This book, while getting your attention and is rather good with details of characters and even non characters(hence the one star) is an utter waste of ones time. The ending is rubbish. It is a waste... The ending leaves the reader hanging and saying "What just happened? Is this it? Where is the rest of the book?" I suggest never buying this book and not listening to the ones that gave it better reviews. ... Read more


25. I Am Legend
by Richard Matheson
list price: $13.95
our price: $10.46
(price subject to change: see help)
Asin: 031286504X
Catlog: Book (1997-09-15)
Publisher: Orb Books
Sales Rank: 6746
Average Customer Review: 4.53 out of 5 stars
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Amazon.com

One of the most influential vampire novels of the 20th century, I Am Legend regularly appears on the "10 Best" lists of numerous critical studies of the horror genre. As Richard Matheson's third novel, it was first marketed as science fiction (for although written in 1954, the story takes place in a future 1976). A terrible plague has decimated the world, and those who were unfortunate enough to survive have been transformed into blood-thirsty creatures of the night. Except, that is, for Robert Neville. He alone appears to be immune to this disease, but the grim irony is that now he is the outsider. He is the legendary monster who must be destroyed because he is different from everyone else. Employing a stark, almost documentary style, Richard Matheson was one of the firstwriters to convince us that the undead can lurk in a local supermarket freezer as well as a remote Gothic castle. His influence on a generation of bestselling authors--including Stephen King and Dean Koontz--who first read him in their youth is, well, legendary. --Stanley Wiater ... Read more

Reviews (218)

5-0 out of 5 stars Gripping, emotional, killer ending.
I was turned on to Matheson after watching Charlton Heston in the Omega Man years back, the movie based loosely upon the book, I Am Legend. You may find that the only regret from reading I Am Legend is the length of the story: It leaves you aching for more. What is particularly remarkable about Matheson is that he can compose a truly compelling story in so few pages, as he deftly details the tribulations of the last man alive in the world...or is he? Combining interpretations of vampire lore with an excellent interweaving of science fiction, Matheson achieves in his one main character greater fulfillment of plot, tension and irony than many horror or sci-fi authors are able to gain with a full cast. Positively riveting and fear inspiring, Matheson appeals to the reader emotionally as well: The chapter involving the protagonist and his relationship with a stray dog is heart breaking, but is evidence of what a truly fantastic author can do with the right material. Oh, and the killer ending....if you can't see this bittersweet conclusion play out in your mind's eye like a motion picture, you need to read this story again. Simply the best.

5-0 out of 5 stars The best short Science Fiction novel ever written..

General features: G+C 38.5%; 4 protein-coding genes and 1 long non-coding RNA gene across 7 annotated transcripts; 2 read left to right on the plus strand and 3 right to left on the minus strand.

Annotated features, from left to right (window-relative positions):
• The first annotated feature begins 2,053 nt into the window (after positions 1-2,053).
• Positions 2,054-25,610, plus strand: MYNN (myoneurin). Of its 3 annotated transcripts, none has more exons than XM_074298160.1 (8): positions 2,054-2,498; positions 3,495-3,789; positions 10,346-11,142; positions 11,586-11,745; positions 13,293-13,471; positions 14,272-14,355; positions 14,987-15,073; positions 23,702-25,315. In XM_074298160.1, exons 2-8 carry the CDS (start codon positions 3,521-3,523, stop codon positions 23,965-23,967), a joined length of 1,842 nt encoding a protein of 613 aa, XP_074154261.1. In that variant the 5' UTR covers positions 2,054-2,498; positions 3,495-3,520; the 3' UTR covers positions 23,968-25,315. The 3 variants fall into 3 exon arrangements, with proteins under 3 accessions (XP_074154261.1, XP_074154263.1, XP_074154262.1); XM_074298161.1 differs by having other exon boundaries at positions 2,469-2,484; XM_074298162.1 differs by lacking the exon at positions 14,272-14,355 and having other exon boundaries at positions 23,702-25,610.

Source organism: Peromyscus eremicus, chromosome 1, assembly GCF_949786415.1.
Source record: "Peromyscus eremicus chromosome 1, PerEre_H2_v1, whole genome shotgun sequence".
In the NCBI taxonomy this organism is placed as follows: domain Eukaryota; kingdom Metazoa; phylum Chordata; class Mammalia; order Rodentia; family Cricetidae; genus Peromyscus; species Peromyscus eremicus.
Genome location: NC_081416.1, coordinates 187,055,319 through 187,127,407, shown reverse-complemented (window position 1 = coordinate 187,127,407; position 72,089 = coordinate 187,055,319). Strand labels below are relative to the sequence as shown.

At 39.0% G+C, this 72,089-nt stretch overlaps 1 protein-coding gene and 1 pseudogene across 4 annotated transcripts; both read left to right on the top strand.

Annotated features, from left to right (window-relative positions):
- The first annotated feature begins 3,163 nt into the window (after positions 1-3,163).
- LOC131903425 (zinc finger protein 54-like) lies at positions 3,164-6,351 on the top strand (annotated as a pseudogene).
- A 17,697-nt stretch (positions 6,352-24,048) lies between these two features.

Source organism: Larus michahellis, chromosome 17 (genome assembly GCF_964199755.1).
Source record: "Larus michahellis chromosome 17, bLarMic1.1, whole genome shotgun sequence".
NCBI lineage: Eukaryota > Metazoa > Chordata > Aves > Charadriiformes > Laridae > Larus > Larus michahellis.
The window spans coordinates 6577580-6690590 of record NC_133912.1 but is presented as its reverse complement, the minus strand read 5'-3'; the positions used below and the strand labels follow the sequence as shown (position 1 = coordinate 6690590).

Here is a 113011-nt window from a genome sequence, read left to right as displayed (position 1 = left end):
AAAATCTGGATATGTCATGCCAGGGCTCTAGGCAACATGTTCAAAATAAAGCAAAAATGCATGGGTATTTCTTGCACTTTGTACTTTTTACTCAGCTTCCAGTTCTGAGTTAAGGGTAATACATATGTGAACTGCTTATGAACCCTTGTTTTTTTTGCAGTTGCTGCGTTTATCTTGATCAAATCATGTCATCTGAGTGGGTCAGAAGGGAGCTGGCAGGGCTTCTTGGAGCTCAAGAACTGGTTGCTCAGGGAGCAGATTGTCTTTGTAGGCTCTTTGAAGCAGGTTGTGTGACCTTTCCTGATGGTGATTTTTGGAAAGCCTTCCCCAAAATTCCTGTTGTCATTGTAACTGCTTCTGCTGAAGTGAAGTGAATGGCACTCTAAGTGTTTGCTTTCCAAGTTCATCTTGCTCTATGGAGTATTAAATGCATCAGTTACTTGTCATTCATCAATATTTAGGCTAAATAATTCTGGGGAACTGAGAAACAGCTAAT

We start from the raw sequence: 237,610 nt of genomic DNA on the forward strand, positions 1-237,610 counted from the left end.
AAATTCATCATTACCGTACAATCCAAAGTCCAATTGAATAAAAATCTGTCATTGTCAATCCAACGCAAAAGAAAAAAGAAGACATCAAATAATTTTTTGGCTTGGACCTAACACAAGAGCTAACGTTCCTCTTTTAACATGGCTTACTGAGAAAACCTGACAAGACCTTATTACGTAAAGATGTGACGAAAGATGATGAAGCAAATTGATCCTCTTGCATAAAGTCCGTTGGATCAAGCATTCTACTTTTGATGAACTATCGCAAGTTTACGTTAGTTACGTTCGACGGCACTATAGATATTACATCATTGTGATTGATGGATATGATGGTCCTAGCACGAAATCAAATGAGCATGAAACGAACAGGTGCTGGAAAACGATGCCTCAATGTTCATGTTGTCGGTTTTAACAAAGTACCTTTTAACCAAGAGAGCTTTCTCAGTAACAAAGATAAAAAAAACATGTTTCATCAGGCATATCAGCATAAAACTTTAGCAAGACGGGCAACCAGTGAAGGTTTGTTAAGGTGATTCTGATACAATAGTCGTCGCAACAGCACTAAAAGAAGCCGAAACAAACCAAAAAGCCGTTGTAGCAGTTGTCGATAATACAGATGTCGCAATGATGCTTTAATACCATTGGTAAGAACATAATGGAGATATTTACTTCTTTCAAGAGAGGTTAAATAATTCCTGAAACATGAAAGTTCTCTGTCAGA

A novel about vampires taking over the Earth at first sounds incredibly hokey and stupid. Trust me folks, I Am Legend is anything but that. It is not your typical vampire story. Forget all the others. This is a master writer of science fiction and horror at work, and this is easily his best. I have read I Am Legend so many times, I've lost track. It is absolutely spellbinding, mezmerizing, and riveting. The book has been turned into motion pictures twice.. once about 40 years ago with Vincent Price in the lead. That one is far superior to the 1970s remake "The Omega Man" with Charlton Heston. The plot of the remake is so terribly twisted, that anyone seeing it, if they can withhold laughing at its stupidity, would certainly never pick up this book to read if they thought it was the same as that film. Just forget "The Omega Man." Pretend you never heard of it. Matheson is one of the legendary kings of science fiction, right up there alongside Ray Bradbury. He wrote the screenplays for about a quarter of the original Twilight Zone series shows. His writing style is fluid, literate, and very easy to read. "I Am Legend" is about Robert Neville, a regular but smart kinda guy in the 1970s who watches the population of Earth die around him, infected by a world-wide plague which cannot be stopped. Somehow, he's not sure, he is immune. His friends and family die. Bodies are burned in huge pits until even those doing the burning die. Society shuts down. Some of the dead return as living zombies, who hide and sleep during the day and come out at night to raise Hell.. He spends his days combing the empty streets of Los Angeles for clues, for supplies, food, gasoline, to take back to his suburban home which he's turned into a sealed fortress, and looking for the undead into whose hearts he drives wooden stakes that he tediously grinds himself on a lathe. He rummages libraries to read medical texts for clues as to what it all means. At night when the undead come out to taunt him, he hides in his home, cranking up his hifi to shut out the noise of their howling. He's the last man on Earth, as far as he knows. How long can he last? How long can he keep his sanity in this totally insane world? Are there any other normal people out there or is he totally alone? Read this short novel and you will never forget it. Perhaps it'll become your favorite, as it became mine the first time I picked it up in the 1960s.